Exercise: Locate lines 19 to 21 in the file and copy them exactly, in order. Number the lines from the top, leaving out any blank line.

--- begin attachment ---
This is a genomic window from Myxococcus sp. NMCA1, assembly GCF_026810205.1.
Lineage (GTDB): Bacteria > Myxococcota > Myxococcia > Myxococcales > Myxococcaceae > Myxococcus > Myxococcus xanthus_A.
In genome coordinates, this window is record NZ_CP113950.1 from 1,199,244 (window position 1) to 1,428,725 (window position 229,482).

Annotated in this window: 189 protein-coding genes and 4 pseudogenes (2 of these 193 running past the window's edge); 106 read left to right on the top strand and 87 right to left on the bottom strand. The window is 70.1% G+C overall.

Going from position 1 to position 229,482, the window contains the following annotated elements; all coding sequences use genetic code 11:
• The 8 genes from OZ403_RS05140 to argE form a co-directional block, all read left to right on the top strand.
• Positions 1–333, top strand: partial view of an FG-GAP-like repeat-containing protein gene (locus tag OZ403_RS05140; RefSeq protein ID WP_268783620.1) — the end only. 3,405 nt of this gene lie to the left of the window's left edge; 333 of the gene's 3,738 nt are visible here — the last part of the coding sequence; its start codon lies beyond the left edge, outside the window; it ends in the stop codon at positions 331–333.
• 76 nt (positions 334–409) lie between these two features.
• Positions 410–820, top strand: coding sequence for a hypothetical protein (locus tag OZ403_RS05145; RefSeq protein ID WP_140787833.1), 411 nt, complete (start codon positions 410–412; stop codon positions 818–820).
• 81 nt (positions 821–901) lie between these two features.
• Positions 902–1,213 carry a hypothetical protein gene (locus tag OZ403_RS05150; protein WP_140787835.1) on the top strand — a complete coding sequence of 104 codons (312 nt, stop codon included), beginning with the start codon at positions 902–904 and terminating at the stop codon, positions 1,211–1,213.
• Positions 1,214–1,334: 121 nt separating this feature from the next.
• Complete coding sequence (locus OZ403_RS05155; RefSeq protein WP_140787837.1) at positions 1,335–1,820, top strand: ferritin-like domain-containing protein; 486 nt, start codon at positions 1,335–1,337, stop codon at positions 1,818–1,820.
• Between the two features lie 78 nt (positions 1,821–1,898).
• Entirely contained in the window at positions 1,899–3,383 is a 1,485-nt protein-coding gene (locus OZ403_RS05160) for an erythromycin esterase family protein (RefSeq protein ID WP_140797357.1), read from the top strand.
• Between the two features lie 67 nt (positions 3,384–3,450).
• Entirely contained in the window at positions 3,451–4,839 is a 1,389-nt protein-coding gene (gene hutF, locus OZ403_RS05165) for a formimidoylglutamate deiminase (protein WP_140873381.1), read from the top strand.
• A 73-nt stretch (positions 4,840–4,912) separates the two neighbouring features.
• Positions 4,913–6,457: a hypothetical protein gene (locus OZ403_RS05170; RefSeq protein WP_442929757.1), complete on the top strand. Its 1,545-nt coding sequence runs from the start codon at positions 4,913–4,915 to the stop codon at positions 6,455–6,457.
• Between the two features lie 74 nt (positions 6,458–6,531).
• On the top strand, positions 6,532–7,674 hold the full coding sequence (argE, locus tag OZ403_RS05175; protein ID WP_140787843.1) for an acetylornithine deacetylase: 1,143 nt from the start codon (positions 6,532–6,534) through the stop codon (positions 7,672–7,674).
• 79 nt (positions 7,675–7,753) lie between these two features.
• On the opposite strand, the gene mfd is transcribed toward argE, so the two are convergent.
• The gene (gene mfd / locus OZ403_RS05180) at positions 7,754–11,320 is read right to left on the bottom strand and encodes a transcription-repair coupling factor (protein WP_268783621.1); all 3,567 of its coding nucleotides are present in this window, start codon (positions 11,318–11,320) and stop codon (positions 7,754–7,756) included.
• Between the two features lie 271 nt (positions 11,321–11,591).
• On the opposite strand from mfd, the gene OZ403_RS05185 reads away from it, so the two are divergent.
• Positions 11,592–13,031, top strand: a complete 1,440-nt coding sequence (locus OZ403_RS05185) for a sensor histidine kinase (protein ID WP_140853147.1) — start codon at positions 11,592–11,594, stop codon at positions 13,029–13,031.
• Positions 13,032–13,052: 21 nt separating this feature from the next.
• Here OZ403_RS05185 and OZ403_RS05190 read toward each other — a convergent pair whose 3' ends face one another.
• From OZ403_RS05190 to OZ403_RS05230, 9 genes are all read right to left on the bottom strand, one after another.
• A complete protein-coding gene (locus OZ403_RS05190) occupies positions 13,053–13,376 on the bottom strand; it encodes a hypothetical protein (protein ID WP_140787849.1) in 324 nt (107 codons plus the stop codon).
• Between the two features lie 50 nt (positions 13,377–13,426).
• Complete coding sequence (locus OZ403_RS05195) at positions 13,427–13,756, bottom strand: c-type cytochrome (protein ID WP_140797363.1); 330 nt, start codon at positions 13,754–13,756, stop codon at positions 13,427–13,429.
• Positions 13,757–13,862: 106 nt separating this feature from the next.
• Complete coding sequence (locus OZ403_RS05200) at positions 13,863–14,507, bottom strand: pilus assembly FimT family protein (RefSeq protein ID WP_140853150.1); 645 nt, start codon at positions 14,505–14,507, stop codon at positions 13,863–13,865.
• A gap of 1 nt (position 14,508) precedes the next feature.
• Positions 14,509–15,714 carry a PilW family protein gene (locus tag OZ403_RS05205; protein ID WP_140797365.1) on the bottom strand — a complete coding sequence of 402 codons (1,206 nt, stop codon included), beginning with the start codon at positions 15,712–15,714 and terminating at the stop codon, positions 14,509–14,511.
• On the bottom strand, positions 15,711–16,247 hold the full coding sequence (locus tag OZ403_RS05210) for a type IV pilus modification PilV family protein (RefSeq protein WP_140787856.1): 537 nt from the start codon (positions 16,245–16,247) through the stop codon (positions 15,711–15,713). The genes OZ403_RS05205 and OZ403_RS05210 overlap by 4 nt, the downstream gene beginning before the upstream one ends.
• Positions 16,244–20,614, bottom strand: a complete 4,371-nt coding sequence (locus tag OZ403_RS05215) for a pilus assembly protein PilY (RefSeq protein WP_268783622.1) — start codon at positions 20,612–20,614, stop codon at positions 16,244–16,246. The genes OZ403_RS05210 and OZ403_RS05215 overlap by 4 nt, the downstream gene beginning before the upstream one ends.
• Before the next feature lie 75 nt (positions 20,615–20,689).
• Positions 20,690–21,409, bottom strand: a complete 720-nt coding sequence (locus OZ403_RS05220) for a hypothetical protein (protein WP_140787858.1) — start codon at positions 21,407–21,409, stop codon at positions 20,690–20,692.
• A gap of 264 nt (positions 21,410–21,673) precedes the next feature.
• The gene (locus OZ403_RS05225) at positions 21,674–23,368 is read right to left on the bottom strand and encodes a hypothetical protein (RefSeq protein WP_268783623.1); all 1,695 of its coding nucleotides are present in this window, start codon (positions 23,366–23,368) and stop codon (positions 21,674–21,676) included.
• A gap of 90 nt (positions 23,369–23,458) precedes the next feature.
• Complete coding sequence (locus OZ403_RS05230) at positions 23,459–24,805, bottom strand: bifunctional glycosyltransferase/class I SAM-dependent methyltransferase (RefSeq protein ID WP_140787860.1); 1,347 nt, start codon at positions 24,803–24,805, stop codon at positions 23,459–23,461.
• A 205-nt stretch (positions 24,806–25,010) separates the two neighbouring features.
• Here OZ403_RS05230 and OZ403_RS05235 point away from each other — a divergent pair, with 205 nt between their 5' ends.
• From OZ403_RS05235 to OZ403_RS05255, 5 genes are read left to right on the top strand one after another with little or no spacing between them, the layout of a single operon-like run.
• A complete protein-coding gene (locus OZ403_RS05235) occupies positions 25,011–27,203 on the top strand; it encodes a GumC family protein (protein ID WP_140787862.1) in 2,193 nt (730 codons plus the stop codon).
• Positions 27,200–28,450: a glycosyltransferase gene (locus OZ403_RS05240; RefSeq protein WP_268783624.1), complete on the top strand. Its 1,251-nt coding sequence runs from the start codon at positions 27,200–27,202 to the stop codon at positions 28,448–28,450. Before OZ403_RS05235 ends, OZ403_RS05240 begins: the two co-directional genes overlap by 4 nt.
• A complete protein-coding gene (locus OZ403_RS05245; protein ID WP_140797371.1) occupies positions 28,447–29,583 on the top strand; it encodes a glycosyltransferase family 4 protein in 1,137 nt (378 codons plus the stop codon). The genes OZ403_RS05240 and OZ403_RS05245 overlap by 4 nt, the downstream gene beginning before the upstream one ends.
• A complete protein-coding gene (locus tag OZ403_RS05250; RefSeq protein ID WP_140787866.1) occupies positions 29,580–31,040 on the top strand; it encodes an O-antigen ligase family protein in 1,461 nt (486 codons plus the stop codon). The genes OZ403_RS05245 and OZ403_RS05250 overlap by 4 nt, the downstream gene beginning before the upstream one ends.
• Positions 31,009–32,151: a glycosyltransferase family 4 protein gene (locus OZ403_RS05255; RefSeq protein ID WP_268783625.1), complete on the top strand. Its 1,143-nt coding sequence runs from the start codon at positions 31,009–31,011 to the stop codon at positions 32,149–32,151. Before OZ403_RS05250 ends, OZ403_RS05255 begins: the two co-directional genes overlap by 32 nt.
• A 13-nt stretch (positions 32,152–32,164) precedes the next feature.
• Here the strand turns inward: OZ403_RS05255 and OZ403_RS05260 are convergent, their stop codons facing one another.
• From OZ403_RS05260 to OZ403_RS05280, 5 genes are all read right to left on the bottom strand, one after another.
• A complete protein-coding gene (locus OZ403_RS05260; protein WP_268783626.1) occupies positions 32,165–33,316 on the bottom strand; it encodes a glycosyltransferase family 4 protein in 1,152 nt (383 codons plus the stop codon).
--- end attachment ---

• Positions 4,913–6,457: a hypothetical protein gene (locus OZ403_RS05170; RefSeq protein WP_442929757.1), complete on the top strand. Its 1,545-nt coding sequence runs from the start codon at positions 4,913–4,915 to the stop codon at positions 6,455–6,457.
• Between the two features lie 74 nt (positions 6,458–6,531).
• On the top strand, positions 6,532–7,674 hold the full coding sequence (argE, locus tag OZ403_RS05175; protein ID WP_140787843.1) for an acetylornithine deacetylase: 1,143 nt from the start codon (positions 6,532–6,534) through the stop codon (positions 7,672–7,674).